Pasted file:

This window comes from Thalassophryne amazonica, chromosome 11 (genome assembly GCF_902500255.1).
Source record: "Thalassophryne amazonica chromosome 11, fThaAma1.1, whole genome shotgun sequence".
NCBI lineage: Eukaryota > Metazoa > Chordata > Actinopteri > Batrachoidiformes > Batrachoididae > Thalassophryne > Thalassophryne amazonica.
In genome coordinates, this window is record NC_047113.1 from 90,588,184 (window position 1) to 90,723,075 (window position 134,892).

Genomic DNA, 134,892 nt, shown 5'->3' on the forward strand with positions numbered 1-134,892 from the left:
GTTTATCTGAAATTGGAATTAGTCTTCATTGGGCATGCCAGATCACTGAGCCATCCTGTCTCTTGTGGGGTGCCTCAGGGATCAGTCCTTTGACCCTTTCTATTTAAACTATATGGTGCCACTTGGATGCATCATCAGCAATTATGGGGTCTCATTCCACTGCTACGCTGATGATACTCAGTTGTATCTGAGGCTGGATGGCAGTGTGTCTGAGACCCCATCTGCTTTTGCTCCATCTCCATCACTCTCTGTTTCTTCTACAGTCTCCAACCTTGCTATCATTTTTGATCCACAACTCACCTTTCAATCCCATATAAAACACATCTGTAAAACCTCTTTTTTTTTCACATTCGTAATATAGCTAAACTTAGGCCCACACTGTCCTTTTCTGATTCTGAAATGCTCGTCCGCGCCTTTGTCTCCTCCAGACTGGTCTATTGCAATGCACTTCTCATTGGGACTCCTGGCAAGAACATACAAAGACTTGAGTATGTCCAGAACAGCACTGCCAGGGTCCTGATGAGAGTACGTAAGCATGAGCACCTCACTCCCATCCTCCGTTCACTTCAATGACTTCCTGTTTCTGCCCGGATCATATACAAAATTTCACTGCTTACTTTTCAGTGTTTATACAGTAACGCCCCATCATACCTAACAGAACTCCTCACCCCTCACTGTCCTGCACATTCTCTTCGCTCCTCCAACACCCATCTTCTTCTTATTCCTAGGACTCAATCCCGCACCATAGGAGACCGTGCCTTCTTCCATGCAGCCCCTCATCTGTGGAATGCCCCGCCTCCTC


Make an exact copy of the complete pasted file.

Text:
This window comes from Thalassophryne amazonica, chromosome 11 (genome assembly GCF_902500255.1).
Source record: "Thalassophryne amazonica chromosome 11, fThaAma1.1, whole genome shotgun sequence".
NCBI lineage: Eukaryota > Metazoa > Chordata > Actinopteri > Batrachoidiformes > Batrachoididae > Thalassophryne > Thalassophryne amazonica.
In genome coordinates, this window is record NC_047113.1 from 90,588,184 (window position 1) to 90,723,075 (window position 134,892).

Genomic DNA, 134,892 nt, shown 5'->3' on the forward strand with positions numbered 1-134,892 from the left:
GTTTATCTGAAATTGGAATTAGTCTTCATTGGGCATGCCAGATCACTGAGCCATCCTGTCTCTTGTGGGGTGCCTCAGGGATCAGTCCTTTGACCCTTTCTATTTAAACTATATGGTGCCACTTGGATGCATCATCAGCAATTATGGGGTCTCATTCCACTGCTACGCTGATGATACTCAGTTGTATCTGAGGCTGGATGGCAGTGTGTCTGAGACCCCATCTGCTTTTGCTCCATCTCCATCACTCTCTGTTTCTTCTACAGTCTCCAACCTTGCTATCATTTTTGATCCACAACTCACCTTTCAATCCCATATAAAACACATCTGTAAAACCTCTTTTTTTTTCACATTCGTAATATAGCTAAACTTAGGCCCACACTGTCCTTTTCTGATTCTGAAATGCTCGTCCGCGCCTTTGTCTCCTCCAGACTGGTCTATTGCAATGCACTTCTCATTGGGACTCCTGGCAAGAACATACAAAGACTTGAGTATGTCCAGAACAGCACTGCCAGGGTCCTGATGAGAGTACGTAAGCATGAGCACCTCACTCCCATCCTCCGTTCACTTCAATGACTTCCTGTTTCTGCCCGGATCATATACAAAATTTCACTGCTTACTTTTCAGTGTTTATACAGTAACGCCCCATCATACCTAACAGAACTCCTCACCCCTCACTGTCCTGCACATTCTCTTCGCTCCTCCAACACCCATCTTCTTCTTATTCCTAGGACTCAATCCCGCACCATAGGAGACCGTGCCTTCTTCCATGCAGCCCCTCATCTGTGGAATGCCCCGCCTCCTC